It’s only natural that when you travel, especially to other countries, you miss/crave your creature comforts. Which for me means creature comfort food items. One of the (many) things I crave while I’m here is almond butter. I didn’t say my cravings were logical, it’s what I crave and that’s that. I had found a store that sells some, it’s literally on the corner of where I live. And I had bought a jar before (and possibly gone through it A LOT QUICKER than I thought I would). So I went in yesterday to buy another jar. But while I would love to buy shit tons of food, I still watch the price of things and try not to splurge on food items unless it’s a dire circumstance (which my belly would argue is 24/7). I noticed that the almond butter was a tad bit on the pricier side, so I started to look at the other nut butters they had. One of the cheaper jars was a big jar of what I believed was cashew nut butter, so I decided to go against my gut and get that jar. Now smart little Kelsey chose to not look at the visual picture on the label (which you would assume anyone who isn’t fluent in the language the label is in would). So I neglected to notice that it was a jar of peanut butter. Which I did NOT want. Once I figured it out last night, I started to get a bit annoyed with myself and tried to figure out what to do. Mostly I was annoyed that I still didn’t have MY ALMOND BUTTER.
So I decided to recoup my losses. What did I do? Well I tried to sell it. There is a facebook group where all the students who are in the Paris Fall Abroad program right now are in it and people post fun things to do, look for people for trips (I shall address this in another paragraph), and just write whatever they feel like. I would describe it as a cross between Craigslist and Match.com. I ran my idea past Diana, who I think encouraged me just to see if anyone would reply or if I would be excommunicated from the group. Last night I posted basically “I have a jar of peanut butter, does anyone want to buy it off me for supa cheap?” Thankfully three people replied and I will be selling my peanut butter asap. And now I feel like I’m selling peanut butter on the black market in Paris. Giving the Americans what they really want!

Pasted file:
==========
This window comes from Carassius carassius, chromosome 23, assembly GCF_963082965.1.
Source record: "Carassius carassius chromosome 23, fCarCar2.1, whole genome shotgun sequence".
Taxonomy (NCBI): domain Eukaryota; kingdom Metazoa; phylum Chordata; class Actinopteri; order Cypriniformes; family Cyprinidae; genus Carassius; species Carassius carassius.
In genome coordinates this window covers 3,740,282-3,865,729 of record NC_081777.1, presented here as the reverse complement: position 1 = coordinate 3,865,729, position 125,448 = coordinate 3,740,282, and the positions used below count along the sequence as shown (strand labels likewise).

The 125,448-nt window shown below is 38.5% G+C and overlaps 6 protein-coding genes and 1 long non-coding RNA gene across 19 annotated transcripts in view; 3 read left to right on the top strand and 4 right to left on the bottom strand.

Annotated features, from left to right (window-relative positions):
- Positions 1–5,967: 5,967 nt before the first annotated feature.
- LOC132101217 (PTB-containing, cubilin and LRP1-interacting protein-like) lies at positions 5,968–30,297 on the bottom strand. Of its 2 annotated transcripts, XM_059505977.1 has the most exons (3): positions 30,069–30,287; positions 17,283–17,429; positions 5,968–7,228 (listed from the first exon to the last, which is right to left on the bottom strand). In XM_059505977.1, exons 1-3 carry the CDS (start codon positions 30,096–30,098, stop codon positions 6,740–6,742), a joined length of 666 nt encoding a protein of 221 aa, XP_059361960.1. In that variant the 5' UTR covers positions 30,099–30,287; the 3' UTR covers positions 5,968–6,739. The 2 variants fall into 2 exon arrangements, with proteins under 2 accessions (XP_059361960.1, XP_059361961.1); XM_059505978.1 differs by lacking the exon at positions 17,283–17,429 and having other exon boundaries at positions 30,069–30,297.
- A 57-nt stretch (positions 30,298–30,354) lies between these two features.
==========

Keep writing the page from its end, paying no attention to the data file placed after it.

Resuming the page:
Ok back to the Facebook group. What I find really interesting is that people seriously look for travel companions on the site. People will write, “Who wants to go to London?????” and then 30 people will write on it that they want to go. So now there are all these huge groups traveling together. Which for me is my worst nightmare. Who wants to herd cats (see explanation from earlier post) in multiple countries? It’s just too overwhelming in my opinion, I’m down to travel with just a few people. But for the past couple of days I have really been considering posting on there a joke post just to see if people will see that I’m joking. I really want to post “Hey everyone! I think I’m going to head to Hawaii for a quick weekend trip, who wants to go?!” But I’m already the “peanut butter drug dealer,” so there’s really no need to lose that title right now.